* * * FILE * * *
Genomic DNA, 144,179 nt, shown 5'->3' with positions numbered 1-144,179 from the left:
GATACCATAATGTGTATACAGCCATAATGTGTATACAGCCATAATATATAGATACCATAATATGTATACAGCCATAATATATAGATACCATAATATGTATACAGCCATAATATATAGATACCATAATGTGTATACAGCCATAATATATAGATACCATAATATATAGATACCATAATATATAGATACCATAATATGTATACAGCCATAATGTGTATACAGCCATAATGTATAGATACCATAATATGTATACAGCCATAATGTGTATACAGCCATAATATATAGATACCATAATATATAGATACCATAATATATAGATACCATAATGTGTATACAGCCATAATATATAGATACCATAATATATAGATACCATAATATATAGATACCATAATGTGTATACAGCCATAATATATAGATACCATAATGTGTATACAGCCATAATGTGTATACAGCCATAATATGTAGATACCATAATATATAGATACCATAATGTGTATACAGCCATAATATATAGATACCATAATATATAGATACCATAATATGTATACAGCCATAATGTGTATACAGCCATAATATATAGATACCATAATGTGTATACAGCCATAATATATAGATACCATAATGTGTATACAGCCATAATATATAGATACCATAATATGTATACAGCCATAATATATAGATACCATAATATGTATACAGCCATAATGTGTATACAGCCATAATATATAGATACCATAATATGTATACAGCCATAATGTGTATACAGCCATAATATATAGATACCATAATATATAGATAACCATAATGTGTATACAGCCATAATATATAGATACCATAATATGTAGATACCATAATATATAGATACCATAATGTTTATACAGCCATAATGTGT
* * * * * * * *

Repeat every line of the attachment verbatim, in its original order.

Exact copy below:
Genomic DNA, 144,179 nt, shown 5'->3' with positions numbered 1-144,179 from the left:
GATACCATAATGTGTATACAGCCATAATGTGTATACAGCCATAATATATAGATACCATAATATGTATACAGCCATAATATATAGATACCATAATATGTATACAGCCATAATATATAGATACCATAATGTGTATACAGCCATAATATATAGATACCATAATATATAGATACCATAATATATAGATACCATAATATGTATACAGCCATAATGTGTATACAGCCATAATGTATAGATACCATAATATGTATACAGCCATAATGTGTATACAGCCATAATATATAGATACCATAATATATAGATACCATAATATATAGATACCATAATGTGTATACAGCCATAATATATAGATACCATAATATATAGATACCATAATATATAGATACCATAATGTGTATACAGCCATAATATATAGATACCATAATGTGTATACAGCCATAATGTGTATACAGCCATAATATGTAGATACCATAATATATAGATACCATAATGTGTATACAGCCATAATATATAGATACCATAATATATAGATACCATAATATGTATACAGCCATAATGTGTATACAGCCATAATATATAGATACCATAATGTGTATACAGCCATAATATATAGATACCATAATGTGTATACAGCCATAATATATAGATACCATAATATGTATACAGCCATAATATATAGATACCATAATATGTATACAGCCATAATGTGTATACAGCCATAATATATAGATACCATAATATGTATACAGCCATAATGTGTATACAGCCATAATATATAGATACCATAATATATAGATAACCATAATGTGTATACAGCCATAATATATAGATACCATAATATGTAGATACCATAATATATAGATACCATAATGTTTATACAGCCATAATGTGT